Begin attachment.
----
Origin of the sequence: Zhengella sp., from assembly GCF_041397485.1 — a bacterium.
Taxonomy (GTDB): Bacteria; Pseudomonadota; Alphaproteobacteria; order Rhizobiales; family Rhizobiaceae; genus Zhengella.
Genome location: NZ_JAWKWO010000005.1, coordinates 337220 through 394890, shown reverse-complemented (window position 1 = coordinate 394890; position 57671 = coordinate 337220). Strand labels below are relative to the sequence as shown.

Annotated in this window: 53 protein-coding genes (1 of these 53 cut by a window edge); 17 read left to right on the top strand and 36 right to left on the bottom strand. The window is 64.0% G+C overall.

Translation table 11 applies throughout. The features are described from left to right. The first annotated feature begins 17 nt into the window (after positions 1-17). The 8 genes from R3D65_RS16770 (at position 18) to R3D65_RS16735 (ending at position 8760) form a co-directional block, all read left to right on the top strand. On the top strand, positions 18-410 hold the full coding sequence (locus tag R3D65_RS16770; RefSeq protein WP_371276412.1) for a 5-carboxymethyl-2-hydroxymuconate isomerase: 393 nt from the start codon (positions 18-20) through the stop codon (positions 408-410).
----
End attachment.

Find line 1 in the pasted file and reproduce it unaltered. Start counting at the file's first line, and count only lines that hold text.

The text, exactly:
Origin of the sequence: Zhengella sp., from assembly GCF_041397485.1 — a bacterium.